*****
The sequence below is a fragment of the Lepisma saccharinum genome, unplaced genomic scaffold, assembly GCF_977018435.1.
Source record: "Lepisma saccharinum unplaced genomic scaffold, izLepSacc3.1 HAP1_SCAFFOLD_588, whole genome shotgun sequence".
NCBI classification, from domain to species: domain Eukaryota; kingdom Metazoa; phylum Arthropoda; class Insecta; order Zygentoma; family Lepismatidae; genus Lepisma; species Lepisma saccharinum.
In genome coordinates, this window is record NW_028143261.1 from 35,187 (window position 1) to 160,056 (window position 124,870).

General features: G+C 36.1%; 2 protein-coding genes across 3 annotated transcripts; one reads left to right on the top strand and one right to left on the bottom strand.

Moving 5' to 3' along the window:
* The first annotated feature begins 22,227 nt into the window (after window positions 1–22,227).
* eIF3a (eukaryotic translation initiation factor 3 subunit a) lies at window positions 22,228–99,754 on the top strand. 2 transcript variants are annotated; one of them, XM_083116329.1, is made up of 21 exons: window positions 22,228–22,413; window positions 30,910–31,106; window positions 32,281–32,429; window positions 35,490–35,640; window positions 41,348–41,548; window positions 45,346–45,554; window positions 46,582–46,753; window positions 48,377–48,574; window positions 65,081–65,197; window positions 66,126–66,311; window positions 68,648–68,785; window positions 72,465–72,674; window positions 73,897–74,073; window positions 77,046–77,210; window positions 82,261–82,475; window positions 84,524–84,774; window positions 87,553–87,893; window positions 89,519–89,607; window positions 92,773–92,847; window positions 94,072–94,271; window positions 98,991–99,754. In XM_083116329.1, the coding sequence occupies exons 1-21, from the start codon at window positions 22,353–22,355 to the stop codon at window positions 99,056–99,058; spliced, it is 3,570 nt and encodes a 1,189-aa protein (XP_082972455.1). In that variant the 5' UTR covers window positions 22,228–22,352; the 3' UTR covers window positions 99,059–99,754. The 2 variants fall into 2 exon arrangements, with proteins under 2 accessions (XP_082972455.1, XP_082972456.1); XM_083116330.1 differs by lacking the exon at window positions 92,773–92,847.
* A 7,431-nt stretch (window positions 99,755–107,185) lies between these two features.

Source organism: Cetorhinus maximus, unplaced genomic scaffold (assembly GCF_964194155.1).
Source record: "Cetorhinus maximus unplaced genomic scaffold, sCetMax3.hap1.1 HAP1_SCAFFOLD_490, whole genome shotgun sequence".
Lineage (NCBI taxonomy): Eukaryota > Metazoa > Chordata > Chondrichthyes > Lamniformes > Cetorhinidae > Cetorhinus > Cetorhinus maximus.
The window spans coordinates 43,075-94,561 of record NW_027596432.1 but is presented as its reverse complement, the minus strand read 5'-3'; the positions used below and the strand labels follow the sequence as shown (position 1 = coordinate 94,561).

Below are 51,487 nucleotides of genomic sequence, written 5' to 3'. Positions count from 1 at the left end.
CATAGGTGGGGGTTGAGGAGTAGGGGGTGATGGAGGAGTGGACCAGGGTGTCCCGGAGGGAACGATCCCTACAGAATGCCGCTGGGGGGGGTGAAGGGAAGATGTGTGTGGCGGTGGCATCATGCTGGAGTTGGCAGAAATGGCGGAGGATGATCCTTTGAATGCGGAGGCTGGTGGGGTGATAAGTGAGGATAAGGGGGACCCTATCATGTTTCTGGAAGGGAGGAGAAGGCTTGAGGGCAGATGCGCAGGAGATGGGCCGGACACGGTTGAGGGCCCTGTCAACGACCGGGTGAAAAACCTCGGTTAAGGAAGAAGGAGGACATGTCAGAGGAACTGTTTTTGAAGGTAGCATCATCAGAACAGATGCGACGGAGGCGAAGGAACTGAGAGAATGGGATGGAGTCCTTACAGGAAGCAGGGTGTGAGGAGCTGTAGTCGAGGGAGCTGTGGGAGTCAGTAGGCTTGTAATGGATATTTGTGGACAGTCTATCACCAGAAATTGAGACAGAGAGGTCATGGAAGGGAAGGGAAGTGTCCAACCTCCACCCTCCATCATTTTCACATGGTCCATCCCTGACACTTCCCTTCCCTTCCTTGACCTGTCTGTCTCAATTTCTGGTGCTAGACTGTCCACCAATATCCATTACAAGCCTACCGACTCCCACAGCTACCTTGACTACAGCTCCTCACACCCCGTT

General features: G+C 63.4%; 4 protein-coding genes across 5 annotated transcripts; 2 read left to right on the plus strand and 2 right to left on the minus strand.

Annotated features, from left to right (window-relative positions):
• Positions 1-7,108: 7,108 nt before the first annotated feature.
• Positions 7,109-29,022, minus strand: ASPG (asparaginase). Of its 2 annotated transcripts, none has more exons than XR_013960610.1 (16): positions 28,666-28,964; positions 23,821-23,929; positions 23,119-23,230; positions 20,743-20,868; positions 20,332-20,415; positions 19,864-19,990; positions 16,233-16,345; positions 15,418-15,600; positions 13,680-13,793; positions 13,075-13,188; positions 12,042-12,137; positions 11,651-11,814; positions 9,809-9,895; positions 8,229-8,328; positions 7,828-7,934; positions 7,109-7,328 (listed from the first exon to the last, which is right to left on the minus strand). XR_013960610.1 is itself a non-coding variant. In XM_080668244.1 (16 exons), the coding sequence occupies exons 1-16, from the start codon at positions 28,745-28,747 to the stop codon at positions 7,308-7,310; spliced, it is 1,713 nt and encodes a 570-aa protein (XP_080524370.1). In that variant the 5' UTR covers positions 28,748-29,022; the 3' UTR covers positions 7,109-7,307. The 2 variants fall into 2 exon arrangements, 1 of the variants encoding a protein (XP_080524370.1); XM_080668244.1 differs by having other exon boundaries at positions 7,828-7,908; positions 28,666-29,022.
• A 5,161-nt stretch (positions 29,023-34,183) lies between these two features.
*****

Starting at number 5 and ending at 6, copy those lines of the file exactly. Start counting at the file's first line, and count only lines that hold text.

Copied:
General features: G+C 36.1%; 2 protein-coding genes across 3 annotated transcripts; one reads left to right on the top strand and one right to left on the bottom strand.

Moving 5' to 3' along the window: